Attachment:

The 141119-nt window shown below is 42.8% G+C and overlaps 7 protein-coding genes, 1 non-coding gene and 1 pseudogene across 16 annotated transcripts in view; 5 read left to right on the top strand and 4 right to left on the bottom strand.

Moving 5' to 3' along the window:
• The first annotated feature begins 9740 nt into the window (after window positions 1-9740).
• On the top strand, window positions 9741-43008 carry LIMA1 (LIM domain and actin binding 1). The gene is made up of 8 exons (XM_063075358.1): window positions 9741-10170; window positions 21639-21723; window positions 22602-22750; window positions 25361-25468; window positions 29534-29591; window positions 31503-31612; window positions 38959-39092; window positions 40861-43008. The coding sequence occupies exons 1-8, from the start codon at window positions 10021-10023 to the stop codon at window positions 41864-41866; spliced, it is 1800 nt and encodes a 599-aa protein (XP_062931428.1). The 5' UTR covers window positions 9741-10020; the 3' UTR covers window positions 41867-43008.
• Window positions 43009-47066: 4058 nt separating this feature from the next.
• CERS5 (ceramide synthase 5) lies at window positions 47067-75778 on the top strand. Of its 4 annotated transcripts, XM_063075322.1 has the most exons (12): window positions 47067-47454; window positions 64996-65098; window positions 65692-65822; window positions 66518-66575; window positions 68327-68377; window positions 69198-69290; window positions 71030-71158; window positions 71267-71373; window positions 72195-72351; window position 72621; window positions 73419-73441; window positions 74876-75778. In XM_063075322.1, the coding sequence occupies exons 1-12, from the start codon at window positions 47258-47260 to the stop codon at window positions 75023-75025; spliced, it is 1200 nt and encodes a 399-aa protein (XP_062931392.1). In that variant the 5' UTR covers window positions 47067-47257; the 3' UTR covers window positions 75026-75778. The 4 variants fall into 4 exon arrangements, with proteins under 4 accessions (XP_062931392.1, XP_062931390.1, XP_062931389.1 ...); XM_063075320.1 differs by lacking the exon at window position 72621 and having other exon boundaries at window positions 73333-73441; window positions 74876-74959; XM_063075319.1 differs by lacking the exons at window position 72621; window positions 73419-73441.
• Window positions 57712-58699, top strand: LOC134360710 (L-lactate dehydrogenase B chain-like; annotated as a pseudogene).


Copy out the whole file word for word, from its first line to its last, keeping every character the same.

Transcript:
The 141119-nt window shown below is 42.8% G+C and overlaps 7 protein-coding genes, 1 non-coding gene and 1 pseudogene across 16 annotated transcripts in view; 5 read left to right on the top strand and 4 right to left on the bottom strand.

Moving 5' to 3' along the window:
• The first annotated feature begins 9740 nt into the window (after window positions 1-9740).
• On the top strand, window positions 9741-43008 carry LIMA1 (LIM domain and actin binding 1). The gene is made up of 8 exons (XM_063075358.1): window positions 9741-10170; window positions 21639-21723; window positions 22602-22750; window positions 25361-25468; window positions 29534-29591; window positions 31503-31612; window positions 38959-39092; window positions 40861-43008. The coding sequence occupies exons 1-8, from the start codon at window positions 10021-10023 to the stop codon at window positions 41864-41866; spliced, it is 1800 nt and encodes a 599-aa protein (XP_062931428.1). The 5' UTR covers window positions 9741-10020; the 3' UTR covers window positions 41867-43008.
• Window positions 43009-47066: 4058 nt separating this feature from the next.
• CERS5 (ceramide synthase 5) lies at window positions 47067-75778 on the top strand. Of its 4 annotated transcripts, XM_063075322.1 has the most exons (12): window positions 47067-47454; window positions 64996-65098; window positions 65692-65822; window positions 66518-66575; window positions 68327-68377; window positions 69198-69290; window positions 71030-71158; window positions 71267-71373; window positions 72195-72351; window position 72621; window positions 73419-73441; window positions 74876-75778. In XM_063075322.1, the coding sequence occupies exons 1-12, from the start codon at window positions 47258-47260 to the stop codon at window positions 75023-75025; spliced, it is 1200 nt and encodes a 399-aa protein (XP_062931392.1). In that variant the 5' UTR covers window positions 47067-47257; the 3' UTR covers window positions 75026-75778. The 4 variants fall into 4 exon arrangements, with proteins under 4 accessions (XP_062931392.1, XP_062931390.1, XP_062931389.1 ...); XM_063075320.1 differs by lacking the exon at window position 72621 and having other exon boundaries at window positions 73333-73441; window positions 74876-74959; XM_063075319.1 differs by lacking the exons at window position 72621; window positions 73419-73441.
• Window positions 57712-58699, top strand: LOC134360710 (L-lactate dehydrogenase B chain-like; annotated as a pseudogene).